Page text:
Rivers containing effluents from water treatment plants are complex soups of compounds, ranging from pharmaceuticals to natural hormones. Male fathead minnows (Pimephales promelas) were exposed for 3 weeks to effluent waters from the Metropolitan Wastewater Treatment Plant in St. Paul, MN. Fish were tested for their competitive nest holding behavior. Changes in vitellogenin were measured and these were correlated to changes in gene expression using a 22,000 gene microarray developed specifically for fathead minnows. Significant changes in gene expression were observed in both liver and testis, which correlate to phenotypic changes of vitellogenin induction and reduced competitive behavior. We also compared by real-time PCR the expression changes in key genes related to steroid biosynthesis and metabolism in fish exposed to the effluent as well as in fish exposed to a model estrogen and a model androgen. While the gene expression signature from effluent-exposed fish shared some elements with estrogen and androgen signatures, overall it was different, underscoring the complexity of compounds present in sewage and their different modes of action.
Bibliographical noteFunding Information:
This work is the result of research sponsored by the Minnesota Sea Grant College Program supported by the NOAA Office of Sea Grant , United States Department of Commerce, under grant No. NA03OAR4170048 to PWS and partially by Sea Grant No. NA03OAR4170048 to NDD. Dr. Ira Adelman and his colleaguesassisted with the development of markers with support from the Minnesota Sea Grant. The U.S. Government is authorized to reproduce and distribute reprints for government purposes, not withstanding any copyright notation that may appear hereon. This paper is journal reprint No. 591 of the Minnesota Sea Grant College Program. This work was also supported by a fellowship from the Spanish Ministry of Sciences and Technology (EX-2004-0986) to NG-R. NDD is an inventor of the microarray technology discussed in this publication and holds equity in EcoArray, Inc., a company commercializing the technology. She may benefit from this technology by receiving royalties and equity growth.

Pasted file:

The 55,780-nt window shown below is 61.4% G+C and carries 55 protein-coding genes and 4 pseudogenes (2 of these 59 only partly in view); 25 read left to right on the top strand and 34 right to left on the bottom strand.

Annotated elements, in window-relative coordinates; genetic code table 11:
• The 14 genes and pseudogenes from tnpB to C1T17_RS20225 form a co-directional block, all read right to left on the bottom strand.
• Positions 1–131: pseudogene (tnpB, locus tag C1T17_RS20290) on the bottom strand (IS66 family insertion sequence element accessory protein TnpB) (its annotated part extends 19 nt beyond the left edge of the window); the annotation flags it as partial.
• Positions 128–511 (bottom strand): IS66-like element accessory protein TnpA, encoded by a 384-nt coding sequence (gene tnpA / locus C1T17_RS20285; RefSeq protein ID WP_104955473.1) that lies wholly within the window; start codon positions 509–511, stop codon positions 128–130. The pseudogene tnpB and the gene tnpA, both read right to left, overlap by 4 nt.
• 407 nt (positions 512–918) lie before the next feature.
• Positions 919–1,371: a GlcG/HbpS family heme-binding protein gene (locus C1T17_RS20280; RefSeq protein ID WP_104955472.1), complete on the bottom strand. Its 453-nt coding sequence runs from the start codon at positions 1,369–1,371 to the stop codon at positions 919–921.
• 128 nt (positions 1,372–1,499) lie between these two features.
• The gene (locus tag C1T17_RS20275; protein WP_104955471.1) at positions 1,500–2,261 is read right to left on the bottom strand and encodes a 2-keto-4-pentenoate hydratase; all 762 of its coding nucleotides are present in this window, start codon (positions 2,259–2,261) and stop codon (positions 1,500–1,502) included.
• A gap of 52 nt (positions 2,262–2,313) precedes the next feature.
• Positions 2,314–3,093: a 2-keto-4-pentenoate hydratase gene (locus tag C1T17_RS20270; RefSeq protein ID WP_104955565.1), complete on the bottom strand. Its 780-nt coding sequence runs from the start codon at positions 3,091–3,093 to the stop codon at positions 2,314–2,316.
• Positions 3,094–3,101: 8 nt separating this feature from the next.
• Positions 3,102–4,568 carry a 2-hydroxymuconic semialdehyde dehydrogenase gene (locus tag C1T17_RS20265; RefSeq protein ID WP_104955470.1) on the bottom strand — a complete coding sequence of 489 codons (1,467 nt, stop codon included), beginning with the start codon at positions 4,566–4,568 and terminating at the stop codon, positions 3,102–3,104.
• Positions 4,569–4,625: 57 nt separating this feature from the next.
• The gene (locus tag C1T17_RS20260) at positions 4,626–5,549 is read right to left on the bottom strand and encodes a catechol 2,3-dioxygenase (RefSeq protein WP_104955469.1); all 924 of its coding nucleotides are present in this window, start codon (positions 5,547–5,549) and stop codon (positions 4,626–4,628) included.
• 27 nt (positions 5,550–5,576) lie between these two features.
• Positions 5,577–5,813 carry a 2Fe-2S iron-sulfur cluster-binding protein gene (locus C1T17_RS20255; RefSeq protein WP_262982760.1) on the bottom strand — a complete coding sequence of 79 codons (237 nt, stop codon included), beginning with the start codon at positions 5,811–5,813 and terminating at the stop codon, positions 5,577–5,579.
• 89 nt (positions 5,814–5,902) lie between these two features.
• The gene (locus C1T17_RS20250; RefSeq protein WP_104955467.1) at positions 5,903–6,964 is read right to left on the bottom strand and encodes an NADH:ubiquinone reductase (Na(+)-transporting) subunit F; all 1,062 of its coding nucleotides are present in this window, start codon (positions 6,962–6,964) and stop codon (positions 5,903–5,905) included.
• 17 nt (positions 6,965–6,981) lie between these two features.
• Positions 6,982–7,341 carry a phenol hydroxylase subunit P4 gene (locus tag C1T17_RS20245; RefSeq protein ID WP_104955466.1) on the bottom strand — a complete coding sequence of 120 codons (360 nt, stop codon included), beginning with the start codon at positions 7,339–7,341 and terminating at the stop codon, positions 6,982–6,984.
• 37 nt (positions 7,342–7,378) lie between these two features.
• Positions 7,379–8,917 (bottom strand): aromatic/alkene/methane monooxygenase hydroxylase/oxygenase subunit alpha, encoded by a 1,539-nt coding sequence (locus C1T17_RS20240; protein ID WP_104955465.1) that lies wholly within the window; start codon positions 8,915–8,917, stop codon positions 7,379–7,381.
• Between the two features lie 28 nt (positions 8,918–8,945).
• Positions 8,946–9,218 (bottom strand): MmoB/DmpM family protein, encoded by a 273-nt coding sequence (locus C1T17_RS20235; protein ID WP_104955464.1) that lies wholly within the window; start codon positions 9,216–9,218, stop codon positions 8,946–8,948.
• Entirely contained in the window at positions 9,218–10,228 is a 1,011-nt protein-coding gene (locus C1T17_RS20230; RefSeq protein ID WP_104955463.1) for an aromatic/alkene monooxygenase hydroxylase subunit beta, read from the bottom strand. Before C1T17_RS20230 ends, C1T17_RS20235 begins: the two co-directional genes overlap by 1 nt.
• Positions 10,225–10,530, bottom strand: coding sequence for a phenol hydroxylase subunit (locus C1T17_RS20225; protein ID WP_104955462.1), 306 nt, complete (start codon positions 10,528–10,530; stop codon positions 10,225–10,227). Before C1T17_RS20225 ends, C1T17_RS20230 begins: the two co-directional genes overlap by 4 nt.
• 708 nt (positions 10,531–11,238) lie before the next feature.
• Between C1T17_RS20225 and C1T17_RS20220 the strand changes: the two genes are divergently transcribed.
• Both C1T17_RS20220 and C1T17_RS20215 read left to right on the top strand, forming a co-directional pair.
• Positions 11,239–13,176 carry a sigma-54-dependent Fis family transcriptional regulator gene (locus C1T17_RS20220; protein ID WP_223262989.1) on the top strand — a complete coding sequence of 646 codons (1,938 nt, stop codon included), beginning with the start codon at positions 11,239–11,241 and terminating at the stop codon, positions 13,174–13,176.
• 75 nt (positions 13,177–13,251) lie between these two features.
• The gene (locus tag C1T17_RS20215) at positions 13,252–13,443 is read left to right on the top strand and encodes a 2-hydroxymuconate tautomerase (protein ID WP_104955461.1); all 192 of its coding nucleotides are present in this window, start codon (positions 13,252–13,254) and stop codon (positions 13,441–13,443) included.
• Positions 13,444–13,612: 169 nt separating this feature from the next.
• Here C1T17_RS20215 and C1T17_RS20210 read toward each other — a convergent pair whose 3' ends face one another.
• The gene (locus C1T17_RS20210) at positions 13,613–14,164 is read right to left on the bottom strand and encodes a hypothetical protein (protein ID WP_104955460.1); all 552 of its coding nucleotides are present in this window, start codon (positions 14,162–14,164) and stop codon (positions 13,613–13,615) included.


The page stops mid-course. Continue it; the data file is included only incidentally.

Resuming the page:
- Fathead minnow